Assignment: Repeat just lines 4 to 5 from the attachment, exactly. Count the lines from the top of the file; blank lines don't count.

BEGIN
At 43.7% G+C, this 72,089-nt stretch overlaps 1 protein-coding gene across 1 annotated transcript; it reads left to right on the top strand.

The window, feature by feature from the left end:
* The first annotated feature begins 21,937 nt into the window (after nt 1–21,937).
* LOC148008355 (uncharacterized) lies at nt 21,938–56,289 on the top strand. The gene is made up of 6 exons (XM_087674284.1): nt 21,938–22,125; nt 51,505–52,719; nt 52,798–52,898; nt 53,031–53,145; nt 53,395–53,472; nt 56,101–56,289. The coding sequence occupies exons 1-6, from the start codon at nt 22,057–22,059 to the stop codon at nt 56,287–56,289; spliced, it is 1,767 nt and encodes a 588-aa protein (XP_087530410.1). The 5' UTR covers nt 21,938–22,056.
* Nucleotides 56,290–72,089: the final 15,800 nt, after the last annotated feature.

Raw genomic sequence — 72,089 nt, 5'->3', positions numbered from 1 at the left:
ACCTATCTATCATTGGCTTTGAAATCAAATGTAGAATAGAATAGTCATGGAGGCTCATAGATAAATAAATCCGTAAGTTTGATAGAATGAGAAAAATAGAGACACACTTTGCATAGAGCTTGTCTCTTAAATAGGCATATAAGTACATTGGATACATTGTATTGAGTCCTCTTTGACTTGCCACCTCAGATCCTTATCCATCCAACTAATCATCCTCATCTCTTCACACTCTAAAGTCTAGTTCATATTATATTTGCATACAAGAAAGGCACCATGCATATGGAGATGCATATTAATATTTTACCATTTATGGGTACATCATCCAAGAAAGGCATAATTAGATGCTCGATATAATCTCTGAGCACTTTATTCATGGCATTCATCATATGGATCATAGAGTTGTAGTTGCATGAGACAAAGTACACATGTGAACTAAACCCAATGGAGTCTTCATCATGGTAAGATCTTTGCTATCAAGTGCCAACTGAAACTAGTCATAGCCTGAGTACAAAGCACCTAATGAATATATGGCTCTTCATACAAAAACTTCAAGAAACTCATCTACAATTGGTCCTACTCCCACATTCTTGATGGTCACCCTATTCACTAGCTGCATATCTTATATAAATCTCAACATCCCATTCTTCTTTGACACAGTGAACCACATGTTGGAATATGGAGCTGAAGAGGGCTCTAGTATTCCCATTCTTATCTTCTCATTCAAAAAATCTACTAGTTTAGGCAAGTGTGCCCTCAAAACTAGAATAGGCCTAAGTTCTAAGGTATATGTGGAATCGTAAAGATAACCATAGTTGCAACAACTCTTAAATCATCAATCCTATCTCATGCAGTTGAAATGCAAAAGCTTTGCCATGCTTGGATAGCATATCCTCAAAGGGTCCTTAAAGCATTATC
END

* LOC148008355 (uncharacterized) lies at nt 21,938–56,289 on the top strand. The gene is made up of 6 exons (XM_087674284.1): nt 21,938–22,125; nt 51,505–52,719; nt 52,798–52,898; nt 53,031–53,145; nt 53,395–53,472; nt 56,101–56,289. The coding sequence occupies exons 1-6, from the start codon at nt 22,057–22,059 to the stop codon at nt 56,287–56,289; spliced, it is 1,767 nt and encodes a 588-aa protein (XP_087530410.1). The 5' UTR covers nt 21,938–22,056.
* Nucleotides 56,290–72,089: the final 15,800 nt, after the last annotated feature.